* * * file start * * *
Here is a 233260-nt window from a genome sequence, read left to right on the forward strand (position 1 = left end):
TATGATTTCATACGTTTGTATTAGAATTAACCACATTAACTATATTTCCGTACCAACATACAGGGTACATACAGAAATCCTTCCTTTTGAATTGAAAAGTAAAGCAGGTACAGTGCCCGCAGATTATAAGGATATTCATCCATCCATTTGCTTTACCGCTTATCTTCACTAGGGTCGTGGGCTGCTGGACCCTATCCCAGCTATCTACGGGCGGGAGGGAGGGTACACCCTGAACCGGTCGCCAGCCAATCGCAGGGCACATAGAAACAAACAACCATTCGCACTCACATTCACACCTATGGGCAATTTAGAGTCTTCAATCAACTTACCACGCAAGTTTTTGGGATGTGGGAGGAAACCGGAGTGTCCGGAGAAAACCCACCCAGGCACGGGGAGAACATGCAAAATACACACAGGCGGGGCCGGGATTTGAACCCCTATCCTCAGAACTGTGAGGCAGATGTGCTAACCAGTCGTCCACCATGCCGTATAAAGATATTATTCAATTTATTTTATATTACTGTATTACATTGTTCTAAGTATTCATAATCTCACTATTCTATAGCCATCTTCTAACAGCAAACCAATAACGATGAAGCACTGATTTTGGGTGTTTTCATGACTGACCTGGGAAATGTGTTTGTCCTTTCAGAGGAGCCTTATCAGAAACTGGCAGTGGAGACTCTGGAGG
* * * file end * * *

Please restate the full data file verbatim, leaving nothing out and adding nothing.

Here is a 233260-nt window from a genome sequence, read left to right on the forward strand (position 1 = left end):
TATGATTTCATACGTTTGTATTAGAATTAACCACATTAACTATATTTCCGTACCAACATACAGGGTACATACAGAAATCCTTCCTTTTGAATTGAAAAGTAAAGCAGGTACAGTGCCCGCAGATTATAAGGATATTCATCCATCCATTTGCTTTACCGCTTATCTTCACTAGGGTCGTGGGCTGCTGGACCCTATCCCAGCTATCTACGGGCGGGAGGGAGGGTACACCCTGAACCGGTCGCCAGCCAATCGCAGGGCACATAGAAACAAACAACCATTCGCACTCACATTCACACCTATGGGCAATTTAGAGTCTTCAATCAACTTACCACGCAAGTTTTTGGGATGTGGGAGGAAACCGGAGTGTCCGGAGAAAACCCACCCAGGCACGGGGAGAACATGCAAAATACACACAGGCGGGGCCGGGATTTGAACCCCTATCCTCAGAACTGTGAGGCAGATGTGCTAACCAGTCGTCCACCATGCCGTATAAAGATATTATTCAATTTATTTTATATTACTGTATTACATTGTTCTAAGTATTCATAATCTCACTATTCTATAGCCATCTTCTAACAGCAAACCAATAACGATGAAGCACTGATTTTGGGTGTTTTCATGACTGACCTGGGAAATGTGTTTGTCCTTTCAGAGGAGCCTTATCAGAAACTGGCAGTGGAGACTCTGGAGG